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February 2017 | 31.01.2017
WE ARE FACING TOUGH BATTLES
I HOPE THAT ALL OF YOU WERE ABLE TO SPEND SOME TIME ENJOYING THE FESTIVITIES WITH FAMILIES AND FRIENDS, AND I WOULD LIKE TO TAKE THIS OPPORTUNITY TO WISH YOU ALL A VERY HAPPY NEW YEAR.
The lead up to Christmas was certainly eventful with both riots at HMP Birmingham and HMP Swaleside dominating the news headlines. I think it is essential to note how bravely staff acted in both of these riots to restore order and control, this reaches from the Tornado trained prison officers who cleared the landings and secured the prisoners back into cells or onto transport, the negotiators in securing peaceful resolutions, non-operational staff supporting the background management, OSGs, management grades and ultimately, the staff that were on duty when the violence erupted that did everything possible to minimise the damage to both property and individuals. This is work we are thankfully, rarely called in to deal with, although sadly appearing to be on the increase, and to have restored order so quickly and with minimal injury to staff or prisoners is a real credit to the professionalism of prison staff.
The media have given our dire situation much coverage and I believe we have garnered necessary public support to highlight our plight that is so often buried so deep and out of reach, this, however, in turn will be upsetting the ‘establishment’ within the halls of Westminster and we should be mindful that we need to focus on the long-term strategy to bring about positive change in the direction of the Secure Custodial Estate.
Protecting and promoting our members
No journey is ever free from danger and as we push on the issues that matter most to us, we will face tougher battles that are not fought on the ground in the arena we specialise in but instead, will be taken to the media via the political spin machine. We must continue to protect and promote our members from the lowest form of character assassination and attempts to damage our credibility in the eyes of the public. The most salient point for me, having met with a number of other interested organisations now, is that we have been able to secure the narrative that we need more staff who are supported by better pay and retained for their experience for the future to bring about safe prisons that are operationally stable.
As we move in to 2017, we must continue to focus our objectives, the White Paper on ‘Prison Safety and Reform’ will soon begin its parliamentary process into becoming Government policy and the foundation of our work. We must engage with politicians in both houses to influence the direction and indeed the narrative going forward, to ensure our concerns and fears over custodial policy are not forgotten or the opportunity is missed for another generation. Of course, it troubles me greatly that neither the POA, or indeed our members, are ever fully consulted before political policy is written and we are considered an afterthought or non-essential member of the process in developing policy and strategy for the future.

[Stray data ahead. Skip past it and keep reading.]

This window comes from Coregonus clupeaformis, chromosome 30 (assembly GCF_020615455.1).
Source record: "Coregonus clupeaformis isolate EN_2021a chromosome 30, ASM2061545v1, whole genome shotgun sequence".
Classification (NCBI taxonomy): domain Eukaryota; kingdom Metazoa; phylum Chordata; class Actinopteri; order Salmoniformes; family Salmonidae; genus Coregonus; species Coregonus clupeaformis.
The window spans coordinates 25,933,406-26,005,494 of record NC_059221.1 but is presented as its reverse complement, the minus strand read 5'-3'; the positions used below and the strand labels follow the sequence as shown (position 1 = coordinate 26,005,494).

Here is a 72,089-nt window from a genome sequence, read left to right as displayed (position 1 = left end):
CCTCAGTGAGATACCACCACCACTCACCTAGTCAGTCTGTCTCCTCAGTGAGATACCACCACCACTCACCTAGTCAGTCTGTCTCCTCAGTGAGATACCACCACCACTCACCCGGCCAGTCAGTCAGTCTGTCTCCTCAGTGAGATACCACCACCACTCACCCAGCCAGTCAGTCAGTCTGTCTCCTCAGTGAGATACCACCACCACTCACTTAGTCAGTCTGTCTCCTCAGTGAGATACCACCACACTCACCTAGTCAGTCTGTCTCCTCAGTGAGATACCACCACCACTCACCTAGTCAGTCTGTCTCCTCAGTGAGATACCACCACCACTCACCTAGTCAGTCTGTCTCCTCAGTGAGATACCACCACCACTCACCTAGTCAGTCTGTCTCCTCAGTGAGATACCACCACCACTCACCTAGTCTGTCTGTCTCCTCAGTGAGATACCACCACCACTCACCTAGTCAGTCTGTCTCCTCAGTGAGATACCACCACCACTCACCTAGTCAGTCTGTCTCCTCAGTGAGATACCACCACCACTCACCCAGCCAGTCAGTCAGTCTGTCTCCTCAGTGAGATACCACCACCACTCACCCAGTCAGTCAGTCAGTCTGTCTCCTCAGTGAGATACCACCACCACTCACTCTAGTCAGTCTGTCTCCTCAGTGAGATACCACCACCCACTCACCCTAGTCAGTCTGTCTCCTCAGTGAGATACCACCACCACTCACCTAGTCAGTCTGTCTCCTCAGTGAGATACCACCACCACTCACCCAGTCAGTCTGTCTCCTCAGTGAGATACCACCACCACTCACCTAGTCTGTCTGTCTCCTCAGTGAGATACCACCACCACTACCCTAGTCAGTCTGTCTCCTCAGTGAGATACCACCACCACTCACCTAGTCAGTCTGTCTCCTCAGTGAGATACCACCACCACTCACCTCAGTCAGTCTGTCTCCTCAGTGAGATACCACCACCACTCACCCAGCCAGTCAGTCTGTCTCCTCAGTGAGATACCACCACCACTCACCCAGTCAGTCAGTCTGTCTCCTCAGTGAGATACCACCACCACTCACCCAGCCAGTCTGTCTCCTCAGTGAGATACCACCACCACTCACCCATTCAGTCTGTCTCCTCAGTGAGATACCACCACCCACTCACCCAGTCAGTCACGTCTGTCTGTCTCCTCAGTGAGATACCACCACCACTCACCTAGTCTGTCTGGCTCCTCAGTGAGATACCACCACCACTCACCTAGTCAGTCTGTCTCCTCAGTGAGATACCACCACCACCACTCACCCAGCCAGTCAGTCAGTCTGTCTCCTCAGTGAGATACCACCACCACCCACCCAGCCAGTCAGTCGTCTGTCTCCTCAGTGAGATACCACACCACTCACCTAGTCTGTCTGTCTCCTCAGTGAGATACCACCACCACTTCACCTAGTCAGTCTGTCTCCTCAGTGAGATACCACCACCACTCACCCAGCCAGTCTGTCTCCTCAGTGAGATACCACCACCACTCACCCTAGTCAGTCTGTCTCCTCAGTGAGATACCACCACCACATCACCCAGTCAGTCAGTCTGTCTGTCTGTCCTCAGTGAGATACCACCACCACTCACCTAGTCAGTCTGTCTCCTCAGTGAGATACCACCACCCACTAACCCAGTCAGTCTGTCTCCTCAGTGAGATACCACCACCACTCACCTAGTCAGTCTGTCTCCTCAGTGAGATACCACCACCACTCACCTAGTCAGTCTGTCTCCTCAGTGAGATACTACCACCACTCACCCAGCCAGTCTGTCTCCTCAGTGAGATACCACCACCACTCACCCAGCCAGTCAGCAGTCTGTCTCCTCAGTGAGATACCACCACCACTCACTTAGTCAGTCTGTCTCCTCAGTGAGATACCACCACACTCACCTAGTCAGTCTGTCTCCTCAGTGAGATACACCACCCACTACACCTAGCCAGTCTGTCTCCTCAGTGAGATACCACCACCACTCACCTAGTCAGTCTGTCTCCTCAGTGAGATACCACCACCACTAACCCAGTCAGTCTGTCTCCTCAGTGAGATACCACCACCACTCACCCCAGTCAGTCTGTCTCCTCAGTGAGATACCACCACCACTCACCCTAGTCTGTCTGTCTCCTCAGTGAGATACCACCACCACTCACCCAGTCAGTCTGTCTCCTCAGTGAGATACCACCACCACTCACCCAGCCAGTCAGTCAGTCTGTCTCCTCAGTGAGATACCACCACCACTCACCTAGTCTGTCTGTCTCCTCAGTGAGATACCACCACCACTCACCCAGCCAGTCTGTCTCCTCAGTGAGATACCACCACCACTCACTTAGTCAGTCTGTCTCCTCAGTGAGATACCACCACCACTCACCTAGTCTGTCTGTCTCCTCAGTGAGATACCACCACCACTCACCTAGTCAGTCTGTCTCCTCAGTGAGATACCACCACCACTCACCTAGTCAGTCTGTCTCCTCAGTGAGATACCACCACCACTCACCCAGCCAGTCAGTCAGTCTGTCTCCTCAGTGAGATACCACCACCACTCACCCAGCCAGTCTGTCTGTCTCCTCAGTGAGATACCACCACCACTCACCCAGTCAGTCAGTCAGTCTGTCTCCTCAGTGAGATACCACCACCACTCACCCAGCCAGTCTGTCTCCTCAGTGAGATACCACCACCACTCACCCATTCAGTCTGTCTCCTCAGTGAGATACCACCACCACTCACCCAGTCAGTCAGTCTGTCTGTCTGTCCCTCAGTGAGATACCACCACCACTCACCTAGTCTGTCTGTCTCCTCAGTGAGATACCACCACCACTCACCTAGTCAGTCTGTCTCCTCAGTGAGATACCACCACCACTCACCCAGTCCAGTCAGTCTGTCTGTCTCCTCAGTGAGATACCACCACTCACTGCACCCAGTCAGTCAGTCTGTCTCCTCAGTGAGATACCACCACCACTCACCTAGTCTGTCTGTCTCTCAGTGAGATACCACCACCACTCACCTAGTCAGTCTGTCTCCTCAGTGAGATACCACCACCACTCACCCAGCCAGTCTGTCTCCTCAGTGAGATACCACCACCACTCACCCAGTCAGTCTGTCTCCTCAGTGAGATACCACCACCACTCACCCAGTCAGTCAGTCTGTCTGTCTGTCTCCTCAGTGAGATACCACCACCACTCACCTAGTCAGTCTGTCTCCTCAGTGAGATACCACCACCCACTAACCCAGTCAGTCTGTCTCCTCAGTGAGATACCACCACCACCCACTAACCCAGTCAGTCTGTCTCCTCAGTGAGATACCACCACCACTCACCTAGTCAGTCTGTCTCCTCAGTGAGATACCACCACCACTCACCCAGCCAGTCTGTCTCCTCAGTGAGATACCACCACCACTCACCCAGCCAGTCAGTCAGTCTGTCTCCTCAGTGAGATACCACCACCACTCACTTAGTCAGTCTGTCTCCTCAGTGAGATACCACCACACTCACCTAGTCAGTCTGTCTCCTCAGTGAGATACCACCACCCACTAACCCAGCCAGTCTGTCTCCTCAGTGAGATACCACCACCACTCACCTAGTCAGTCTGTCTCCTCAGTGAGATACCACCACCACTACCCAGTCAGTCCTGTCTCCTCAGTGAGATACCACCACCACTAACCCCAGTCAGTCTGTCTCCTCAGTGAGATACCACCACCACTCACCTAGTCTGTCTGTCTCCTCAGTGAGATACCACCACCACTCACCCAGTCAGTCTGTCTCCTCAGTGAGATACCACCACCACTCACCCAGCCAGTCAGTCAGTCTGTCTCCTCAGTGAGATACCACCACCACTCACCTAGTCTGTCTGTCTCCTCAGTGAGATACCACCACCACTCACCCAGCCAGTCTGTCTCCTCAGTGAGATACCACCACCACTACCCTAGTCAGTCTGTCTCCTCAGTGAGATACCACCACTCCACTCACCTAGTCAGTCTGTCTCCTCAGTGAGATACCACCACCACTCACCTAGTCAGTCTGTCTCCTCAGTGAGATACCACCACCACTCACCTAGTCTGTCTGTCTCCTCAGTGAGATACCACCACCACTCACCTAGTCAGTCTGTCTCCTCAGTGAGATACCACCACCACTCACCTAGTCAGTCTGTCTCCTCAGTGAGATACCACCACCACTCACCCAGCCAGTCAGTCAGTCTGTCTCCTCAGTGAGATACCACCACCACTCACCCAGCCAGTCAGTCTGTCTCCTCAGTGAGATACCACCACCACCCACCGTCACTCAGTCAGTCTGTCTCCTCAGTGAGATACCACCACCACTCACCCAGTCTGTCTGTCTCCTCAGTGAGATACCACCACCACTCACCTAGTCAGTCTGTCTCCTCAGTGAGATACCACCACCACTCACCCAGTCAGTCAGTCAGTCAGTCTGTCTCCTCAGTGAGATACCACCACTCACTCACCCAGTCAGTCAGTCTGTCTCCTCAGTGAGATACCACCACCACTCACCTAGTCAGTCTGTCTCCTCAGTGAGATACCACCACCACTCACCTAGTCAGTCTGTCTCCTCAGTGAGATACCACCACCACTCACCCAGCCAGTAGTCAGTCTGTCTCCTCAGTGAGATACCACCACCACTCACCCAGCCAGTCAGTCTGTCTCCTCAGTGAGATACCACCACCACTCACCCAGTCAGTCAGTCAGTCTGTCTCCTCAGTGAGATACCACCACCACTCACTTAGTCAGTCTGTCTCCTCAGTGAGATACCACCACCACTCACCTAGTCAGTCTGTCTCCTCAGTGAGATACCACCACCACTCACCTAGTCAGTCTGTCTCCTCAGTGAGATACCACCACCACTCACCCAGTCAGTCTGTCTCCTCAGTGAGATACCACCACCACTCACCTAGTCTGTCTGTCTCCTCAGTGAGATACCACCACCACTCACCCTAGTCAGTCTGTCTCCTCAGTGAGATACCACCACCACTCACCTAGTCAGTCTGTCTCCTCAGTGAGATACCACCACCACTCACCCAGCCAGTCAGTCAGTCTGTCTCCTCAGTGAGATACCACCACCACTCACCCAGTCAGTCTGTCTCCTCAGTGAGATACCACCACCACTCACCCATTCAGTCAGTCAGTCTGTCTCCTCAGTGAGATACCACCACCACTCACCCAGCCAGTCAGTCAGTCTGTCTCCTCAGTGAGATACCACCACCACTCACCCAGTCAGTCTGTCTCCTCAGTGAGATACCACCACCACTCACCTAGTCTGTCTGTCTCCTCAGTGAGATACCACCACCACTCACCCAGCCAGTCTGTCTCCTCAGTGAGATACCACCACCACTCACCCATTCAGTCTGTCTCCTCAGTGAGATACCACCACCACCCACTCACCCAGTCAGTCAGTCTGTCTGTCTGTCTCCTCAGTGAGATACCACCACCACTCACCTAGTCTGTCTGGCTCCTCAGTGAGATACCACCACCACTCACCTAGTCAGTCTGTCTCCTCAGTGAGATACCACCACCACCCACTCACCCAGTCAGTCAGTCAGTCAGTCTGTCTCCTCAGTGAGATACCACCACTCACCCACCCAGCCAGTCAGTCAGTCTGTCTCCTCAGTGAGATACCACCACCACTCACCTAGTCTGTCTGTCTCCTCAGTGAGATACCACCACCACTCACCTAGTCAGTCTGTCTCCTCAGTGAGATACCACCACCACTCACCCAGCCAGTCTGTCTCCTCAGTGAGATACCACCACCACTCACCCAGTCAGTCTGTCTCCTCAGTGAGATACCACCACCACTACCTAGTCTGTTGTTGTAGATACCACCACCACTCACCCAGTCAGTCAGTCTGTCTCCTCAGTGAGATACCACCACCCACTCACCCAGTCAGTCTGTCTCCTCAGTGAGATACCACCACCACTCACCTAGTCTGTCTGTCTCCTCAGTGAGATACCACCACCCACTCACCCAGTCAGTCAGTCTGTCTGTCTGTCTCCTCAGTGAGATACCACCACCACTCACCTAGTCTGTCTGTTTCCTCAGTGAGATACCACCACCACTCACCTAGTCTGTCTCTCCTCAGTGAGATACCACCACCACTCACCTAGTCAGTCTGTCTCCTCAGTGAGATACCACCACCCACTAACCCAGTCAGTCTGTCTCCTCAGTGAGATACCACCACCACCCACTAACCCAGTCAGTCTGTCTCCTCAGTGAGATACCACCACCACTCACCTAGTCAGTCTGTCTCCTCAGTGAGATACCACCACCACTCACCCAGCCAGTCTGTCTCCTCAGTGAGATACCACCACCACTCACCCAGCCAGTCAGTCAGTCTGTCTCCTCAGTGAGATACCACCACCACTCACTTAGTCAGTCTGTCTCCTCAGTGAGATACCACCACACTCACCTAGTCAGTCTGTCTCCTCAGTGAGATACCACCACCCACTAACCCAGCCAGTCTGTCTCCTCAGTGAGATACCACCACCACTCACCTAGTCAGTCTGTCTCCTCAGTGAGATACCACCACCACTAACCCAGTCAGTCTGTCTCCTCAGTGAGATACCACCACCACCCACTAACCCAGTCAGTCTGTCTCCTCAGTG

We must also continue to strive to seek a long-term solution to additional hours working with NOMS, addressing the very real threat of safety concerns and recruitment and retention of staff in both the public and private sector of all our representative workplaces. We must also focus on fairness and parity in dealing with our members via the internal policy and processes, we have seen a quick deterioration in safeguards that have been removed and new policy forced upon us through wider civil service reforms or indeed because of political ideology, we will need to respond to these attacks on our working conditions.
The ballot result on REFORM was an overwhelming rejection, the membership has spoken and we have clear direction from our membership that the offer was seen as derisory, inadequate and unsatisfactory.
Government and NOMS have been clear that they intend to press on with their REFORM agenda with or without our agreement and so we have to establish our response if there is to be no further offer in respect to pay, pension and local dispute resolution for our affected membership following our meeting with the Secretary of State in January. As part of this process, I hope that every member of the POA has put their ideas and frustrations to their local committees and that we see good motions coming from the floor at this year’s conference to drive the policy of the Union forward for the benefit of our members. The deadline for conference motions to be with the General Secretary is 31st January or submitted at least three months before conference is due to commence as per the rules. Throughout this process, the POA may need to call on our members for their continued support if our issues and concerns are to be continually ignored and I ask that you remain patient and supportive of the NEC stance as we continue to fight for our rights and members going forward.
I have continued to visit a number of establishments and have visited Whatton, Glen Parva, Preston, Frankland, Berwyn, Pentonville, Woodhill, Lewes, Grendon & Springhill, Lancaster Farms and Oakwood since my last column. My diary is already filling up towards the beginning of April and I intend to continue visiting branches to deliver our message and meet with members personally so please keep emailing in if you wish to arrange a visit via firstname.lastname@example.org